A locust can make a tasty morsel for a hungry predator, so being able to notice potentially dangerous looming objects and trigger the correct response could save a locust's life. In locusts, a visual neuron called the descending contralateral movement detector (DCMD) spikes in response to looming objects and could therefore be the trigger for escape responses. Tomas Money and colleagues at Queen's University in Canada knew that nervous systems in cold-blooded animals like locusts can be severely affected by temperature and can even fail at high temperatures. But the effects of very high temperature can be lessened if a creature has experienced a prior heat shock at a high,but sub-lethal, temperature. Money and his colleagues wondered if heat shock protects the DCMD neuron from soaring temperatures. If it does, then the behaviours that are guided by this neuron should be unaffected in heat-shocked locusts, even when the going gets hot.
To test this, the authors divided locusts (Locusta migratoria)into two groups: control animals and those that received a heat shock at 45°C for 3 h before experiments. Recording from the DCMD, the team explored how the neuron responded to looming objects when they kept the locusts at a range of temperatures from 25 to 45°C. As they boosted the temperature, they saw that the number of spikes in control animals' DCMD in response to a looming object decreased and the first spike occurred later. But in heat-shocked animals, the DCMD's response stayed the same across temperatures, which suggests that the prior heat shock had indeed protected the DCMD.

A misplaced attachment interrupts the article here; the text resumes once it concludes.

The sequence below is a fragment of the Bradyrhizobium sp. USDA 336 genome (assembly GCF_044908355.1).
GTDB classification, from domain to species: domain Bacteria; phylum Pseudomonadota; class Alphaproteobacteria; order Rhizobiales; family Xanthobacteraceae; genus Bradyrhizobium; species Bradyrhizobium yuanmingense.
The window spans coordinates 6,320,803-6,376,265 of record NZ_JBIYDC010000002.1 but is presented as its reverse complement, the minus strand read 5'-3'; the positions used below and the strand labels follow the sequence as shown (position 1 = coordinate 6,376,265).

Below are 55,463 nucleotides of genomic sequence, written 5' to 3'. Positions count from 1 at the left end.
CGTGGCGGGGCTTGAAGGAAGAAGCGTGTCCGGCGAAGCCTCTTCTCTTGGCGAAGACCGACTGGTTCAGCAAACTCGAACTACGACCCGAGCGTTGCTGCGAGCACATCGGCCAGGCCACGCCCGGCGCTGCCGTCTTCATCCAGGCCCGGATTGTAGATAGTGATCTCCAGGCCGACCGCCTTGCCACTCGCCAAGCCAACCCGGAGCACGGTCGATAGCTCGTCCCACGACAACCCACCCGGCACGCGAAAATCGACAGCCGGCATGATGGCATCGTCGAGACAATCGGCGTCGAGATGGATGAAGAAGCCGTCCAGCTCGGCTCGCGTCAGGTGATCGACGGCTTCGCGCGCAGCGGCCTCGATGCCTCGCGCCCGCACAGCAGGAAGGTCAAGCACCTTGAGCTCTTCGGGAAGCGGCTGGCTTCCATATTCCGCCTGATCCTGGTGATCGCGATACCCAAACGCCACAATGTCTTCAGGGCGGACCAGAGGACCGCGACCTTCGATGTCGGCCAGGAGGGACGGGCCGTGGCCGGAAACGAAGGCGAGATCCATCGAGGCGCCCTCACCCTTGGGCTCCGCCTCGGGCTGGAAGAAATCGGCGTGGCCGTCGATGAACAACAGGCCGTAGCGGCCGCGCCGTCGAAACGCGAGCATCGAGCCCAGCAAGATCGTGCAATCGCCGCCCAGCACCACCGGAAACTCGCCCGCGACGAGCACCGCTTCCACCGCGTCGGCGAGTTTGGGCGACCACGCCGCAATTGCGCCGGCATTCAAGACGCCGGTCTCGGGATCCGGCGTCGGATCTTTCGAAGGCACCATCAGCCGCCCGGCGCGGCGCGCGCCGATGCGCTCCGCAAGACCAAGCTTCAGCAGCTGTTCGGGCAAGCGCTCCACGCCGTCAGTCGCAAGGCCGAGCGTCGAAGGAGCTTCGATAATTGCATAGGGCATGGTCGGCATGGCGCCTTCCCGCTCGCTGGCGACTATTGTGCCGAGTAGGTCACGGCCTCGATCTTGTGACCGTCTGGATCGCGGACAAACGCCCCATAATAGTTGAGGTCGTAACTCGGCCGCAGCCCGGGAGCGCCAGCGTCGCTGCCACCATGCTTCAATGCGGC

Looking more closely at the DCMD's firing frequency during the early phase of a threatening object's approach, they saw that spike rate decreased with temperature, but to a lesser degree in heat-shocked animals. However, in heat-shocked animals, the peak of the DCMD's response – which occurs close to the time when an object would be expected to collide with the locust– is higher at 45°C than at 25°C, due to brief, high-frequency bursts of spikes. This does not happen in control animals. Possibly, the higher peak firing rate in heat-shocked animals is a compensation for the lower firing rate earlier in the response, and the differences earlier in the response could cause different behavioural outcomes in control and heat-shocked animals.
The properties of the DCMD neuron also change as the temperature rises:action potentials in DCMD diminish in height, although in heat-shocked animals action potentials are bigger than in controls. The membrane potential of the neuron is more hyperpolarized (more negative) in heat-shocked animals, which also affects how quickly the neuron can recover and transmit the next action potential. In effect, heat shock makes the action potentials in DCMD more robust.
Another factor affected by heat shock was an afterdepolarisation (ADP); a rise in the membrane potential seen in the neuron after the action potential. This ADP occurred more frequently and was bigger in heat-shocked animals at all temperatures than in control animals. Although the authors did not investigate the nature of the ADP, in other animals it has been shown to make neurons more excitable, meaning that they are more likely to spike and elicit a response. A similar mechanism could be operating in the heat-shocked DCMD.
The effect of heat shock on the properties and response of DCMD is important because it helps reliably maintain the neuron's response in the face of high temperatures. This makes it more likely that DCMD will trigger an escape response if a looming object is detected. So, rather than being overwhelmed by an extreme heat wave, a locust might be less likely to end up as lunch.